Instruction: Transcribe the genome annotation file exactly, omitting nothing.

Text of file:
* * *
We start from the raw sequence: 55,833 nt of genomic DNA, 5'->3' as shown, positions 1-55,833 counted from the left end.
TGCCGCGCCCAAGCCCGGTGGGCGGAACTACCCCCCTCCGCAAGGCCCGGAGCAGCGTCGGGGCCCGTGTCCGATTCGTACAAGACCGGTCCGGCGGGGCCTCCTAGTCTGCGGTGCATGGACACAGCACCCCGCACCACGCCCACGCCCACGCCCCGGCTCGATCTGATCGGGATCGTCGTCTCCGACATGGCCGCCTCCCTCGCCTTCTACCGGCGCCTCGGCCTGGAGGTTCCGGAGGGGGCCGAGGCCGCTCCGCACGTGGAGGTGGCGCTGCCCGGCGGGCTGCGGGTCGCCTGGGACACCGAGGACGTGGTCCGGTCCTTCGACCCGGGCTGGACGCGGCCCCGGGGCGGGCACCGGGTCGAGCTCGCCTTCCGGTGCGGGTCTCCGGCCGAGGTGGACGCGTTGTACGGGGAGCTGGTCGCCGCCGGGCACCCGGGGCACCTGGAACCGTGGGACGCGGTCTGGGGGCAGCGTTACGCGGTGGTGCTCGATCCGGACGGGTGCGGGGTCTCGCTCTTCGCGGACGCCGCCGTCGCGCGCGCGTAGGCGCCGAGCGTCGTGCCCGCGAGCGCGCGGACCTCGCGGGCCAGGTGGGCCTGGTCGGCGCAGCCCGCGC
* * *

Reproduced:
We start from the raw sequence: 55,833 nt of genomic DNA, 5'->3' as shown, positions 1-55,833 counted from the left end.
TGCCGCGCCCAAGCCCGGTGGGCGGAACTACCCCCCTCCGCAAGGCCCGGAGCAGCGTCGGGGCCCGTGTCCGATTCGTACAAGACCGGTCCGGCGGGGCCTCCTAGTCTGCGGTGCATGGACACAGCACCCCGCACCACGCCCACGCCCACGCCCCGGCTCGATCTGATCGGGATCGTCGTCTCCGACATGGCCGCCTCCCTCGCCTTCTACCGGCGCCTCGGCCTGGAGGTTCCGGAGGGGGCCGAGGCCGCTCCGCACGTGGAGGTGGCGCTGCCCGGCGGGCTGCGGGTCGCCTGGGACACCGAGGACGTGGTCCGGTCCTTCGACCCGGGCTGGACGCGGCCCCGGGGCGGGCACCGGGTCGAGCTCGCCTTCCGGTGCGGGTCTCCGGCCGAGGTGGACGCGTTGTACGGGGAGCTGGTCGCCGCCGGGCACCCGGGGCACCTGGAACCGTGGGACGCGGTCTGGGGGCAGCGTTACGCGGTGGTGCTCGATCCGGACGGGTGCGGGGTCTCGCTCTTCGCGGACGCCGCCGTCGCGCGCGCGTAGGCGCCGAGCGTCGTGCCCGCGAGCGCGCGGACCTCGCGGGCCAGGTGGGCCTGGTCGGCGCAGCCCGCGC